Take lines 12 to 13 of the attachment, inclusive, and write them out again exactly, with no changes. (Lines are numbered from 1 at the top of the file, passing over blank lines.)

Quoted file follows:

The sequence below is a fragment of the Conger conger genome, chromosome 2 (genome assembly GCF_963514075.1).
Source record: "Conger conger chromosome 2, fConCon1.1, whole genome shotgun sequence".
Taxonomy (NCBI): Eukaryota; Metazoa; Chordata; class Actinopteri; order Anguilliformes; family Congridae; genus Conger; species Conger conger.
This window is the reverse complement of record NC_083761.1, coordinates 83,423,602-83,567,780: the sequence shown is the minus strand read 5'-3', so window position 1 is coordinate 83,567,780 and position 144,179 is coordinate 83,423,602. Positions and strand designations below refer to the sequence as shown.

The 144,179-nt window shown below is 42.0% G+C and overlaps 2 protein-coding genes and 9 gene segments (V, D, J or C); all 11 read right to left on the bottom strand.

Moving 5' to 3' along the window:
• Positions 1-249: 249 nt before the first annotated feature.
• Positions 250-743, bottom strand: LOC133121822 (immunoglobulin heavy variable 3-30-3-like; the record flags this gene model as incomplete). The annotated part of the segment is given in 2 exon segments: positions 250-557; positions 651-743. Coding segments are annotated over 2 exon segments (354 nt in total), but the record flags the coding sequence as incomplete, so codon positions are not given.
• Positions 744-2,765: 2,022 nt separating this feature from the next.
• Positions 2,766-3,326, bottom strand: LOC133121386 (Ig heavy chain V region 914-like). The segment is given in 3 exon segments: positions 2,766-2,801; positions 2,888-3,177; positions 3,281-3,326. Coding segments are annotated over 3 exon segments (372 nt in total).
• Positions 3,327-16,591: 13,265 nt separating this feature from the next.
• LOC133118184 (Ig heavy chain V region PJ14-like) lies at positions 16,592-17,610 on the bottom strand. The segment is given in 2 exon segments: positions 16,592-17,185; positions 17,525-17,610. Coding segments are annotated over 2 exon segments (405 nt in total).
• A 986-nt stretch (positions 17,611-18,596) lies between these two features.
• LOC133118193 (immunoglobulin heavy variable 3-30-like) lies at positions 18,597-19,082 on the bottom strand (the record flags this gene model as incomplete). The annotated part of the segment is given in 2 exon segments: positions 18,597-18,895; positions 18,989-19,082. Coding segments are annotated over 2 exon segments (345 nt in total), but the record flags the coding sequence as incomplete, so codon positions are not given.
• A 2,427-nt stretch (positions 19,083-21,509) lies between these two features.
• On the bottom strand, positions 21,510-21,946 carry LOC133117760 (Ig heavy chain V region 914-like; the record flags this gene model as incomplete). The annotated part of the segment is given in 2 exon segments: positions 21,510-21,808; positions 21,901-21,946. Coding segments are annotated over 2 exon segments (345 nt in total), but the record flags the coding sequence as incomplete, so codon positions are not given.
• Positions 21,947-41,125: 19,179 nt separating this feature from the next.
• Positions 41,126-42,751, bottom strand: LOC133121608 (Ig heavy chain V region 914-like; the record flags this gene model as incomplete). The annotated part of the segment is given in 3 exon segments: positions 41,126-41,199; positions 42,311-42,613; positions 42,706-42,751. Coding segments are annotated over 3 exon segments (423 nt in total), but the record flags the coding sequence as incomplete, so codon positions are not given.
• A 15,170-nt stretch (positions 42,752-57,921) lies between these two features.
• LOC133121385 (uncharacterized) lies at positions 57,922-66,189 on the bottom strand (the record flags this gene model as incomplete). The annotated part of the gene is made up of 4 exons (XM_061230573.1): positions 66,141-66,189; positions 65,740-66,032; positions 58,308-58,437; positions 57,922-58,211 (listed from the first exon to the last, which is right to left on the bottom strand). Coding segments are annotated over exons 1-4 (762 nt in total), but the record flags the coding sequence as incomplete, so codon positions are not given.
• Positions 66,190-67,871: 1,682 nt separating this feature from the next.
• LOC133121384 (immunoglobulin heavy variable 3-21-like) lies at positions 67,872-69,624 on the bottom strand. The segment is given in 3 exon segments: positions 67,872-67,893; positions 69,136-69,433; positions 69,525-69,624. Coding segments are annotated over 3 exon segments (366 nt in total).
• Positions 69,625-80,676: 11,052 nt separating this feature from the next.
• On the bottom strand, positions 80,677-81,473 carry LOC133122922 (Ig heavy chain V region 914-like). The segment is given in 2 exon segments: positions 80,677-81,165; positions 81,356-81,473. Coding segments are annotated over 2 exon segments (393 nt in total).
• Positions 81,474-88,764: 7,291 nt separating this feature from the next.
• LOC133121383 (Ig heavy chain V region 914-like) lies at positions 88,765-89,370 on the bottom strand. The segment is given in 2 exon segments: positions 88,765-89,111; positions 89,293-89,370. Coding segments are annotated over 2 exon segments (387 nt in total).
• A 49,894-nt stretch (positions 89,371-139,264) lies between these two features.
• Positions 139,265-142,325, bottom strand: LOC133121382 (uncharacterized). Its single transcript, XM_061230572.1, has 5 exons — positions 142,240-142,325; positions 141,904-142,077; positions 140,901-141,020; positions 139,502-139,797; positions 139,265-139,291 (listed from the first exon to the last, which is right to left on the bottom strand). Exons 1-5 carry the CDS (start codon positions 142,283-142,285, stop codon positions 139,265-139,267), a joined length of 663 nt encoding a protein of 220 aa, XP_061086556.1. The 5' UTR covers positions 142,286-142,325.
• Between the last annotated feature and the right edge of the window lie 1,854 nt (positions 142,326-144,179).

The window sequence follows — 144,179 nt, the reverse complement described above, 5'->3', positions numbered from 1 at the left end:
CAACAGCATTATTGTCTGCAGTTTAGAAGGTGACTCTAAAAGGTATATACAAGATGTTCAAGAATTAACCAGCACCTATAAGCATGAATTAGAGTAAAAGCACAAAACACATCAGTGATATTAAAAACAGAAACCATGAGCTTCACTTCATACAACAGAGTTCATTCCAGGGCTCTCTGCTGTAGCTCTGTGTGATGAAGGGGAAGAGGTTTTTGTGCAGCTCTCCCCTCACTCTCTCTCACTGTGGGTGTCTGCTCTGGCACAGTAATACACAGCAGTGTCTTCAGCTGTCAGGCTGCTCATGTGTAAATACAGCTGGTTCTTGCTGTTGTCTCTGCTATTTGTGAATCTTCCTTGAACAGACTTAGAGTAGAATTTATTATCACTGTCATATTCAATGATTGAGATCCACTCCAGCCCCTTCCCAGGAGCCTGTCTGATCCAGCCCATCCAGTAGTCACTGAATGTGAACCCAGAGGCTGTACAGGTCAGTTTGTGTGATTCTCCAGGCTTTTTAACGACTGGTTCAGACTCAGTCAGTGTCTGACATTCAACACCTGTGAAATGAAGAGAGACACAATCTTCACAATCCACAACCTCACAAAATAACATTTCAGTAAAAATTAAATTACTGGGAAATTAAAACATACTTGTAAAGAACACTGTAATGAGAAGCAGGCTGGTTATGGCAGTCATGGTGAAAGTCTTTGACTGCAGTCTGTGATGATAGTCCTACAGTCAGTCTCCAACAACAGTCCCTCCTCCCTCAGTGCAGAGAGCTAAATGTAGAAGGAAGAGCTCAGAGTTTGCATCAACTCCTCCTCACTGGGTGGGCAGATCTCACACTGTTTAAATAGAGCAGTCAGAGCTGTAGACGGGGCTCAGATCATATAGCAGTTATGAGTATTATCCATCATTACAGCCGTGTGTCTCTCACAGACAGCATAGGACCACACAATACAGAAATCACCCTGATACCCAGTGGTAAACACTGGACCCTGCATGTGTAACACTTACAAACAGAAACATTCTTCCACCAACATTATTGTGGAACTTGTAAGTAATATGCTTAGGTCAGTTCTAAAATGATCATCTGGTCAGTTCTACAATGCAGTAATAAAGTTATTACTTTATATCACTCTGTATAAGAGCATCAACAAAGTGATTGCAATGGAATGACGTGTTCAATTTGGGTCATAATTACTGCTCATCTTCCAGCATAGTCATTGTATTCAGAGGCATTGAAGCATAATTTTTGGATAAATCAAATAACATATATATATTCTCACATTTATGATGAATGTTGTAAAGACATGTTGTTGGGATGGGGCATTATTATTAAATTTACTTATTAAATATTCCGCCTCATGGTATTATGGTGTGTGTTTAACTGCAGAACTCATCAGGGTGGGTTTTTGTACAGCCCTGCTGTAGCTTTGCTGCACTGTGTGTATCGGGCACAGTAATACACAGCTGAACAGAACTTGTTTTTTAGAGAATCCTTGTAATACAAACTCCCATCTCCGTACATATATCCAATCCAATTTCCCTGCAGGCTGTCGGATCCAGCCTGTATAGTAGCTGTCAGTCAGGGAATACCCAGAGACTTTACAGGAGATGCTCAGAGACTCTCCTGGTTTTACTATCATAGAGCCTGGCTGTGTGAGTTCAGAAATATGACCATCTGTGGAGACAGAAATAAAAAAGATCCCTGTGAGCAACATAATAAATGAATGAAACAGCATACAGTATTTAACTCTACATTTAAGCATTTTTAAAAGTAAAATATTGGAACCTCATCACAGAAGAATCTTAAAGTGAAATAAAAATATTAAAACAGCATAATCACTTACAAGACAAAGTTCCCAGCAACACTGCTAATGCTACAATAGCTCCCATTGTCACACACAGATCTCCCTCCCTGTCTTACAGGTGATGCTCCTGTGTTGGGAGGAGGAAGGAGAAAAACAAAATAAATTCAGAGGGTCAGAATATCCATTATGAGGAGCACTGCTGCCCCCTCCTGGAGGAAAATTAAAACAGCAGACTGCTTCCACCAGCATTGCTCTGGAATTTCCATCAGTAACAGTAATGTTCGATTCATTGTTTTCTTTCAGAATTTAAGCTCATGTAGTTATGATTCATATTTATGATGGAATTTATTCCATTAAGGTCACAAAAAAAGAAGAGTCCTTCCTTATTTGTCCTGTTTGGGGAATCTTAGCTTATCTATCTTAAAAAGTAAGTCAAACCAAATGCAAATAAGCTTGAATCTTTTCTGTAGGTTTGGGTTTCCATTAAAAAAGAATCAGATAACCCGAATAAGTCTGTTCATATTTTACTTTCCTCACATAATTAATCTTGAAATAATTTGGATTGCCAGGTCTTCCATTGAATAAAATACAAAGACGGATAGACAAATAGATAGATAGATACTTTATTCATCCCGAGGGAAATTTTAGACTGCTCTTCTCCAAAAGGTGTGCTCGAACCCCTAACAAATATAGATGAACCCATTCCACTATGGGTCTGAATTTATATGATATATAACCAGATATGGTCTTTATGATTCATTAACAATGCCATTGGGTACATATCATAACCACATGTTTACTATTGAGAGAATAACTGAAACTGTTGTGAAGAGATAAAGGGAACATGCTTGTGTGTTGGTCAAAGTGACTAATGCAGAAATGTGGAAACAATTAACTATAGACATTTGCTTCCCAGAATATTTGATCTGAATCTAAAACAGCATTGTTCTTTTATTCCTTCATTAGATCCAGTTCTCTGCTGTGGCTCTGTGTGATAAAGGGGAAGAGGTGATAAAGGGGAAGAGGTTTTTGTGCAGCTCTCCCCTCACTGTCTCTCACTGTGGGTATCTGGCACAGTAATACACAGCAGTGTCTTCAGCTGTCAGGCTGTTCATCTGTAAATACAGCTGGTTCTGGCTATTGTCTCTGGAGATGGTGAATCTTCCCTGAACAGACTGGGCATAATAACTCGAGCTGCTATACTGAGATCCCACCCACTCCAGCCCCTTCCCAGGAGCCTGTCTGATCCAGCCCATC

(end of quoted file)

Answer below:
• LOC133118184 (Ig heavy chain V region PJ14-like) lies at positions 16,592-17,610 on the bottom strand. The segment is given in 2 exon segments: positions 16,592-17,185; positions 17,525-17,610. Coding segments are annotated over 2 exon segments (405 nt in total).
• A 986-nt stretch (positions 17,611-18,596) lies between these two features.